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To HMS KANIMBLA from Admiralty RAN - congratulations for its part the capture of the port of Bandar Shapur from the Germans

Date: 22 November 1941
Dimensions:
Overall: 202 mm
Medium: Paper
Credit Line: ANMM Collection
Classification:Ephemera
Object Name: Letter
Object No: 00003955
Related Place:Bandar-e Khomeyni,

User Terms

    Description
    Congratulatory letter to HMS KANIMBLA from the Royal Australian Navy. Bandar Shahpur refers to the port on the Persian Gulf where on 24 August 1941 KANIMBLA led a flotilla of allied vessels in a surprise attack. The small allied fleet captured eight German and Italian merchant vessels with valuable cargo, two Iranian gunboats and a floating dock. KANIMBLA targeted the German MS HOHENFELS. Crews from the captured vessels attempted to scuttle their ships. To stop the ship from sinking, crew from KANIMBLA used tugs to drive HOHENFELS onto a sandbank near the edge of the harbour.
    SignificanceThis letter documents the results of a successful and important naval operation for the predominantly Australian crew of HMS KANIMBLA, an operation formally recognised by the Royal Australian Navy.
    HistoryOriginally built as a merchant passenger ship for McIlwraith McEachern Limited, KANIMBLA operated on the passenger service from Cairns to Fremantle between May 1936 and September 1939. With the outbreak of war, KANIMBLA was requisitioned on 5 September 1939 for conversion to an armed merchant cruiser in Britain's Royal Navy. On 6 October 1939 the ship was commissioned HMS KANIMBLA under Commander Frank Getting, RAN, with an almost exclusively Australian crew on board. KANIMBLA patrolled the coasts of China and Japan, intercepting and searching ships for contraband, boarding vessels from European countries under German occupation, and performing general patrol and escort duties.

    In 1941 KANIMBLA was deployed to the Persian Gulf and on the evening of 24 August KANIMBLA, with 300 Indian troops onboard, led a flotilla of allied vessels in a surprise attack on the Iranian port of Bandar Shahpur capturing eight German and Italian merchant vessels with valuable cargo, two Iranian gunboats and a floating dock. KANIMBLA targetted the German ship MS HOHENFELS, sending a boarding party to the vessel. Crews from the captured vessels attempted to scuttle their ships through fire, explosive charges and flooding, and HOHENFELS nearly succeeded. To stop the ship from sinking, crew from KANIMBLA used tugs to drive the vessel onto a sandbank near the edge of the harbour.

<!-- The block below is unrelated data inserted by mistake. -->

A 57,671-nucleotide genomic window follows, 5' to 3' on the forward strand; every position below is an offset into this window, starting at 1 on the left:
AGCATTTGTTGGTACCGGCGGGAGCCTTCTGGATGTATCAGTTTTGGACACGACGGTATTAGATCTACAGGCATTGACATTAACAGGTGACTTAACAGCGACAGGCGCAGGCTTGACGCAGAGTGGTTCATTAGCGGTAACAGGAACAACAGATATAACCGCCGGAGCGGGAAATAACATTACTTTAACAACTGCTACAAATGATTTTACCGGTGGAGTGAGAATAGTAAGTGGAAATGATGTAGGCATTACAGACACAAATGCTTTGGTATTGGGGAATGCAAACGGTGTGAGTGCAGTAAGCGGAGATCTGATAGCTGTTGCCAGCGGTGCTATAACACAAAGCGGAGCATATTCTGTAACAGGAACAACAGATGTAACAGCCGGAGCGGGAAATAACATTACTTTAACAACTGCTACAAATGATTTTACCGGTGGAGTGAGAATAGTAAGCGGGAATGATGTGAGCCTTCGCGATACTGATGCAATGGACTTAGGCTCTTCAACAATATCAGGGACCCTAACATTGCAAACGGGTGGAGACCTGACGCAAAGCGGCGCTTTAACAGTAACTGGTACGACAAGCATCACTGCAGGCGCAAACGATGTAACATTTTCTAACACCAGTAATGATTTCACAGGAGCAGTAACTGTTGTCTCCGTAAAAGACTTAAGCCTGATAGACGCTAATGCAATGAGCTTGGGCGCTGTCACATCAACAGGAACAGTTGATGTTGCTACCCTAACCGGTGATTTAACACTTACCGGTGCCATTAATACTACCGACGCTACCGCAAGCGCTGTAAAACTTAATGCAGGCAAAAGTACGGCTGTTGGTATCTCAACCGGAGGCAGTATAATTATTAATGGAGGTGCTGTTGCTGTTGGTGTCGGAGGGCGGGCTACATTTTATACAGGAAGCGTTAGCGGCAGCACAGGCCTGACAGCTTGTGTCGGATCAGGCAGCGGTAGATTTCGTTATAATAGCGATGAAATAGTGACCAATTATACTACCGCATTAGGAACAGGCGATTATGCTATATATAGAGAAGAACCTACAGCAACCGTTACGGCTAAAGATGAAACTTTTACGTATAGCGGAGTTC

Sydney Morning Herald, 20 September 1941 reported the event:
    "R.A.N. MEN SAVE NAZI SHIPS
    Daring in Iran
    LONDON, Sept. 19 (A.A.P.). Australian naval ratings, assisted by Indians, carried out a daring exploit when seven of eight Axis ships were saved from scuttling at Bandar Shahpur (Iran) after the British landing, reports the Tehran correspondent of the "Daily Telegraph."

    The Navy prepared an expeditionary force consisting of dhows, tugs, and launches. The Australians and Indians had been practising old-time tactics of boarding, including the use of grappling-irons.

    The little fleet set out before dawn, and when it stole in, the look-out in the nearest Axis ship, the Hohenfels (7,862 tons) did not suspect anything until it was too late. The Australians and Indians scrambled aboard the ships, and groping in the dark holds, turned off the sea cocks, plugged the holes, cut the wires to gelignite charges, and dowsed deliberately-lit fires. All this was done so quickly that there were no British casualties.

    Six of the seven ships saved are at present being repaired in India. The seventh is being salvaged. The eighth was burnt out."

    KANIMBLA remained in the area until 11 October, supervising the port and carrying out salvage work on the captured vessels, particularly the HOHENFELS which required significant diving work to patch the ship, pump out the water and refloat it. Petty Officer Humphries, an officer in the merchant navy on board KANIMBLA, was involved in this task and was willing to dive into the flooded engine room in hazardous conditions 12 times to make repairs. He was awarded the George Medal for his courage in 1942.

    Towards the end of 1941 KANIMBLA escorted the first convoy out of Singapore following the Japanese attack on Malaya and later carried out convoy work off the Australian coast. In 1943 the ship was again converted, this time into a landing ship infantry (LSI) for operations in the Pacific and was commissioned into the Royal Australian Navy as HMAS KANIMBLA under Commander N H Shaw, RAN. Transport and troop landings followed and as part of Task Force 79 in 1945, KANIMBLA was involved in the battle of Lingayen Gulf.

    After the war the ship was involved in the repatriation of Australian servicemen from the Pacific Islands, returned Dutch dependents to the East Indies, and transported troops of the British Commonwealth occupation forces to Japan. Decommissioned in 1949, KANIMBLA was returned to McIlwraith McEachern in 1950.

    In 1961 the vessel was sold to the Pacific Transport Company and renamed ORIENTAL QUEEN. The Indonesian government chartered the vessel for three years to transport pilgrims from Indonesia to Jeddah. A Japanese shipping company later chartered ORIENTAL QUEEN for service between Guam and Yokohama. The vessel was sold for scrap and broken up after 1973.
    Additional Titles

    Assigned title: To HMS KANIMBLA from Admiralty RAN - congratulations for its part the capture of the port of Bandar Shapur from the Germans

    Web title: Letter from the Royal Australian Navy to HMS KANIMBLA for involvement in the World War II operations at Bandar Shapur

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